Cinacalcet use does not increase the risk for severe gastrointestinal bleeding that leads to hospitalization or death, according to results from an FDA-mandated postmarketing study.
Of 48,437 patients from a large hemodialysis organization, 2498 experienced nonfatal and 72 fatal gastrointestinal bleeding events. Investigators matched each case to 4 controls for analysis. Overall, 17.2% of the case group and 15.8% of the control group had some cinacalcet exposure. A total of 11.1% of both groups were currently taking the oral calcimimetic.
The adjusted odd ratios for gastrointestinal bleeding leading to hospitalization or death for any cinacalcet use, current use, and past use were 1.04, 0.97, and 1.22, respectively, with no use as the reference, Jiannong Liu, PhD, of Hennepin Healthcare Research Institute in Minneapolis, Minnesota, and colleagues reported in Pharmacoepidemiology and Drug Safety. These differences were not statistically significant.
Compared with no doses, a cumulative cinacalcet dose of less than 2700 mg was significantly associated with 23% greater odds of gastrointestinal bleeding causing hospitalization or death. Cumulative doses of 2700 or higher but less than 7500 mg and 7500 mg or more were not significantly associated with this event.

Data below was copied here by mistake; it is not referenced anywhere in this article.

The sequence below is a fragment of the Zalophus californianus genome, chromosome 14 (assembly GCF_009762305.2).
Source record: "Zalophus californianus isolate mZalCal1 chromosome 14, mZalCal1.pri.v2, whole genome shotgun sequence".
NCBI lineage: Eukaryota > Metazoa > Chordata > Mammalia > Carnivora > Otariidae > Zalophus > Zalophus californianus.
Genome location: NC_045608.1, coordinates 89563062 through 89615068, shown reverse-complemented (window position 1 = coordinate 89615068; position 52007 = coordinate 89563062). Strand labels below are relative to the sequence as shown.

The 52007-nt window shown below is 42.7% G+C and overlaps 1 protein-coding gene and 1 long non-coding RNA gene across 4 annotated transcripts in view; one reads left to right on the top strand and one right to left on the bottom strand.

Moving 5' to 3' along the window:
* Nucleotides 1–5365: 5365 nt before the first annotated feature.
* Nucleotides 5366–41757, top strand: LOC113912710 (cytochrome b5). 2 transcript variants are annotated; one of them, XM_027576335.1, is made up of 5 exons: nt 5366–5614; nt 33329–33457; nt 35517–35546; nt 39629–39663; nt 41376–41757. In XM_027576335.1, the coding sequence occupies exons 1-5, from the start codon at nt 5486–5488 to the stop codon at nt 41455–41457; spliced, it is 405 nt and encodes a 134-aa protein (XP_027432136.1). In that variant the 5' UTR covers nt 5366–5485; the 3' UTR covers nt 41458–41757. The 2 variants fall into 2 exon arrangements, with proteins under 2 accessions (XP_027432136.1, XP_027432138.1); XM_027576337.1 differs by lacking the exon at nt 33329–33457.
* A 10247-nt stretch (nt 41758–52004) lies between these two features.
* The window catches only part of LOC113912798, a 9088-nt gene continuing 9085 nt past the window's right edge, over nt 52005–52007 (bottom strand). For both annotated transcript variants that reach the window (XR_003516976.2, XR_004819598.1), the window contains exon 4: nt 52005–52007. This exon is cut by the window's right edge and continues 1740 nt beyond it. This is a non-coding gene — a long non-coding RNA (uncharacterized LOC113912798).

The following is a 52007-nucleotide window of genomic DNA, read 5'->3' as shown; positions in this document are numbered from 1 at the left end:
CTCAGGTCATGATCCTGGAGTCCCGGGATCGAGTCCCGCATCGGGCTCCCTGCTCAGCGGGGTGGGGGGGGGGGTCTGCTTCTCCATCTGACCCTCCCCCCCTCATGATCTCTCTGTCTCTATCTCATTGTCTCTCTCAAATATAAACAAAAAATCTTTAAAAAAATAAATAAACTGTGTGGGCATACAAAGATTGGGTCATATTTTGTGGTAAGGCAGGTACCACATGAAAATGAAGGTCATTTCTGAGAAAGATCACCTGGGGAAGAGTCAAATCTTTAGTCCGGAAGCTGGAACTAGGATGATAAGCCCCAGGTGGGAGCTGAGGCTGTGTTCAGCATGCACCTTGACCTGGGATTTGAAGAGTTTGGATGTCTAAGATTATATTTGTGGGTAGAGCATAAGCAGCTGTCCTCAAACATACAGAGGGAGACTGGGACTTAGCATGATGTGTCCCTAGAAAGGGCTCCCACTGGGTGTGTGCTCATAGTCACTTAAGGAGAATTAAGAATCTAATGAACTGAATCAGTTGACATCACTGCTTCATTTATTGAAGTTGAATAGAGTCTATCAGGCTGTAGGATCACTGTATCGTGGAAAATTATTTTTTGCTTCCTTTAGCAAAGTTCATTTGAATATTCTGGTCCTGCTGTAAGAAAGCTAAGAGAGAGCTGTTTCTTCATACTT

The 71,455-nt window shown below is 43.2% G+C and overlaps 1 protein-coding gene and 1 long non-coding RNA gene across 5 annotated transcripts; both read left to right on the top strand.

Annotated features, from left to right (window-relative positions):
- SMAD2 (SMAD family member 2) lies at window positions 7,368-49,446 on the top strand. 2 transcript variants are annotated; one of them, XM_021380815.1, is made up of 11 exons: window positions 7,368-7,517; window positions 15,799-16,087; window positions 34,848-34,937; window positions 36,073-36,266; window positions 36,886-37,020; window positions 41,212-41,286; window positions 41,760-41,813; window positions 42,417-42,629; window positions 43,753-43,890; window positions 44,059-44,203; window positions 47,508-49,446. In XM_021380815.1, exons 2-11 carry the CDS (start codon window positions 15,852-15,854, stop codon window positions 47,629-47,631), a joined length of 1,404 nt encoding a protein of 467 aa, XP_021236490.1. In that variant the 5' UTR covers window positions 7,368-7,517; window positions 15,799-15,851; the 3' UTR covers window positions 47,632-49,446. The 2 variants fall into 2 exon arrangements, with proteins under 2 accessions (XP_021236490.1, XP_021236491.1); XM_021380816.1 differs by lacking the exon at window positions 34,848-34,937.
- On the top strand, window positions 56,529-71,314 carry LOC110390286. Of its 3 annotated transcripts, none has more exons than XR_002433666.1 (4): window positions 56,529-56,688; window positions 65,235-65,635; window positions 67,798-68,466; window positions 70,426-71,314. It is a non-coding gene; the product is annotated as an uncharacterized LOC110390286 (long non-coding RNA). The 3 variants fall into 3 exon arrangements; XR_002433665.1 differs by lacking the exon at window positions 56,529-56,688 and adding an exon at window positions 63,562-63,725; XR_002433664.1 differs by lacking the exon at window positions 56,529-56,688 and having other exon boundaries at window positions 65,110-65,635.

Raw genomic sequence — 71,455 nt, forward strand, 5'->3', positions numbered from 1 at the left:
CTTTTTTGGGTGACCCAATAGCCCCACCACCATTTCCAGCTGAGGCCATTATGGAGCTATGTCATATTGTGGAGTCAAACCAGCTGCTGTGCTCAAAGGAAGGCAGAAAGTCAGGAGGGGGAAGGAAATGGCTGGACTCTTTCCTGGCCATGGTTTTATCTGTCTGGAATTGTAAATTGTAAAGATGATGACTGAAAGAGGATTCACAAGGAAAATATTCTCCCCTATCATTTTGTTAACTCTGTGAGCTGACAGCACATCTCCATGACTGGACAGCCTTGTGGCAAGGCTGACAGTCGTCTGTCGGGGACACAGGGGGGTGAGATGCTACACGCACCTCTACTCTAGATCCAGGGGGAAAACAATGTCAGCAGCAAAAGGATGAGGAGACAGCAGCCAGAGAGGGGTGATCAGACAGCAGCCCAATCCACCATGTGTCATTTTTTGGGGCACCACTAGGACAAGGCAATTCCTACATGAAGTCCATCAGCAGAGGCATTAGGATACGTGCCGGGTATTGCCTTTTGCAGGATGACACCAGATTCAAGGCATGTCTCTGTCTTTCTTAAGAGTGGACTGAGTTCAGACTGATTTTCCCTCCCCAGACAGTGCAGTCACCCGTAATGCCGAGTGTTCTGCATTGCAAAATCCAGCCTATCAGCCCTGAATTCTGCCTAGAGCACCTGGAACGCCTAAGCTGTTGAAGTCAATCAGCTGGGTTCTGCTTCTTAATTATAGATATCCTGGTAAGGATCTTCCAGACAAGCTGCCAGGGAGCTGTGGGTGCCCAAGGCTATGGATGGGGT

Cumulative exposure to cinacalcet of less than 80 days was significantly associated with 23% increased odds of gastrointestinal bleeding causing hospitalization or death compared with no exposure. Cumulative exposure of 80 days or more but less than 220 days, and 220 days or more was not significantly associated with this event.
That only past use, shorter cumulative exposure, and lower cumulative dose of cinacalcet correlated with increased odds of gastrointestinal bleeding leading to hospitalization or death possibly suggests other causes. Use of over-the-counter medications such as proton-pump inhibitors, supplemental calcium, and other antacids affect gastrointestinal bleeding risk but could not be assessed.
“In conclusion, we found no evidence of an elevated risk of fatal or non-fatal GI bleeding events related to any cinacalcet use among patients receiving maintenance hemodialysis in the United States,” Dr Liu’s team stated.
The investigators could not rule out the possibility that cinacalcet may affect risk for less severe gastrointestinal bleeding.
Disclosure: This research was supported by Amgen. Please see the original reference for a full list of disclosures.
Liu J, Guo H, Lin TC, et al. Cinacalcet and gastrointestinal bleeding risk in patients receiving hemodialysis. Pharmacoepidemiol Drug Saf. Published online August 6, 2021. doi:10.1002/pds.5337
This article originally appeared on Renal and Urology News